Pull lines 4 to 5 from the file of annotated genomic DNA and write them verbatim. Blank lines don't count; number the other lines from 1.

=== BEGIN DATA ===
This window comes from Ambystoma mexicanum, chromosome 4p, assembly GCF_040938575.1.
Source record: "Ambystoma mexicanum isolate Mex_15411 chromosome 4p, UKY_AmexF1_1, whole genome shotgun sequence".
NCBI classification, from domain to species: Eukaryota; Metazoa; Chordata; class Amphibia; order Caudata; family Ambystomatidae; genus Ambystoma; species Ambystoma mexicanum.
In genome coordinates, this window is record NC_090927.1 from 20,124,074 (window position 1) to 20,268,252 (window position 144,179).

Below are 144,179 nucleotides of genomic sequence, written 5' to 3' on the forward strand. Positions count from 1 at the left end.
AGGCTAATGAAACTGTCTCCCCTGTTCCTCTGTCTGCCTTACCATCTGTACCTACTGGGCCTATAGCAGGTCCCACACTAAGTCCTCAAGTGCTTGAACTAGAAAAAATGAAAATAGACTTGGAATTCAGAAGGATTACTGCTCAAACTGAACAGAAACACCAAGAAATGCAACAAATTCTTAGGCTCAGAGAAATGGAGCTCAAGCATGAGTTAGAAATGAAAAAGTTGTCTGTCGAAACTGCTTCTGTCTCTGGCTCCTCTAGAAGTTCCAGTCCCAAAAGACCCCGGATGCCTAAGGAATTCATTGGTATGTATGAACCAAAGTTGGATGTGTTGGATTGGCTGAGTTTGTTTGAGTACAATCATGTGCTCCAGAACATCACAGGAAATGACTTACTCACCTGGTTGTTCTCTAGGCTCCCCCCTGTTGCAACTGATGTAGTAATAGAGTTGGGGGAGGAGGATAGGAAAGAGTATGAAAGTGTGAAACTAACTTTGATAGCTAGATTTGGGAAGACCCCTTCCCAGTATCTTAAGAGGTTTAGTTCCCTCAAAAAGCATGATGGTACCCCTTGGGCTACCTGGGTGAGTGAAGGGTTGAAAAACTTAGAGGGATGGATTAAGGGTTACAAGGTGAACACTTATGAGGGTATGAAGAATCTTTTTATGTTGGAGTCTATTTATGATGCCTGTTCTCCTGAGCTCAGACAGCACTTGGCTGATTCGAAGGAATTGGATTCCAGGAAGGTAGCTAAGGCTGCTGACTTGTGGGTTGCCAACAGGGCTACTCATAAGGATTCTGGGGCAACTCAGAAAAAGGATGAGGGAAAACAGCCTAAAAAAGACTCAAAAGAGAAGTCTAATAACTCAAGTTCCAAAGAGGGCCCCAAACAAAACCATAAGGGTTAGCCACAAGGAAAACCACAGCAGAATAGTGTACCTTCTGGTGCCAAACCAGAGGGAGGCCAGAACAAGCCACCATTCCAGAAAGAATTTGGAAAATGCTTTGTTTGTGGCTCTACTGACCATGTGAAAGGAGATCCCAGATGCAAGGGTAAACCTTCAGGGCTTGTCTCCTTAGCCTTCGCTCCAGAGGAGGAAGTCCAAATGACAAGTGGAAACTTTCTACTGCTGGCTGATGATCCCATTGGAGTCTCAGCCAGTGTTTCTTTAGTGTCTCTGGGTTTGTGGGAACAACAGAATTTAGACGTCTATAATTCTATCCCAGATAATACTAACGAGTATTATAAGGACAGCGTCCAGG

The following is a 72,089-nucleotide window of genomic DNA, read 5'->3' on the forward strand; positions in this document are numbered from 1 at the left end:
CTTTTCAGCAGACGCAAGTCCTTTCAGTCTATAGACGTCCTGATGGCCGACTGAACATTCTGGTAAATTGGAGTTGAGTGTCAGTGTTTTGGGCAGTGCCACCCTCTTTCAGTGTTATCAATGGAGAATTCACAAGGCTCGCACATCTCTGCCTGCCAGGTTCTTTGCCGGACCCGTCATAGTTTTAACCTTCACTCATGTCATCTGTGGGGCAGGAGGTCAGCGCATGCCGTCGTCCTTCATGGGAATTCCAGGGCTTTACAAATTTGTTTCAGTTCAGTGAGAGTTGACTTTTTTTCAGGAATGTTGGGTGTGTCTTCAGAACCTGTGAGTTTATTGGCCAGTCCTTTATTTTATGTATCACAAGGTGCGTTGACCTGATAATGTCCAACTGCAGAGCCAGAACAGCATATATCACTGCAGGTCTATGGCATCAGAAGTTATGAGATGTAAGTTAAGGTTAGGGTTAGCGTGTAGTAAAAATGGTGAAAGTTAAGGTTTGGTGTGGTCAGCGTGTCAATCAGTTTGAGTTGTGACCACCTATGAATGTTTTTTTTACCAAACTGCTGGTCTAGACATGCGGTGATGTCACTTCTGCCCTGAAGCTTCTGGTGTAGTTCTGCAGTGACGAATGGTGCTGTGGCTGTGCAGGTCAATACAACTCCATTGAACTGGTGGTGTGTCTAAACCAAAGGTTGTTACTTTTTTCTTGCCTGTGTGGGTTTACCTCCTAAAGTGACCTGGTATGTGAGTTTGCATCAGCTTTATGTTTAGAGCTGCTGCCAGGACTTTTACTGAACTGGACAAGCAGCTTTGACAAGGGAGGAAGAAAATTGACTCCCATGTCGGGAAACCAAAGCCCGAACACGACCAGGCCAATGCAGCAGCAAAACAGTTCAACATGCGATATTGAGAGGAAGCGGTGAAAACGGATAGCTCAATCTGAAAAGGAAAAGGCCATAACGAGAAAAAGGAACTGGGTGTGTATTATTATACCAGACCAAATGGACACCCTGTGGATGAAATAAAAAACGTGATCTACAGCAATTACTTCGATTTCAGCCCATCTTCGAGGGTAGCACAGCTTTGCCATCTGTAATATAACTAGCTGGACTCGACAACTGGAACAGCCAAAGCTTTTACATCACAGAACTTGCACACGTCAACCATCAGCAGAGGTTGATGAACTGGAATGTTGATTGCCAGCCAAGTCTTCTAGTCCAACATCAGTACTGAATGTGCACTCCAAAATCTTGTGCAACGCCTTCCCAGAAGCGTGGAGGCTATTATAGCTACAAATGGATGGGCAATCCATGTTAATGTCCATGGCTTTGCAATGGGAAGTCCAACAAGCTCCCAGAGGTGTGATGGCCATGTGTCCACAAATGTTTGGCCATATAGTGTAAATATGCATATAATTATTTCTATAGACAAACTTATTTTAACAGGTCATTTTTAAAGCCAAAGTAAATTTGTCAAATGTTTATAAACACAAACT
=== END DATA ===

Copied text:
In genome coordinates, this window is record NC_090927.1 from 20,124,074 (window position 1) to 20,268,252 (window position 144,179).

Below are 144,179 nucleotides of genomic sequence, written 5' to 3' on the forward strand. Positions count from 1 at the left end.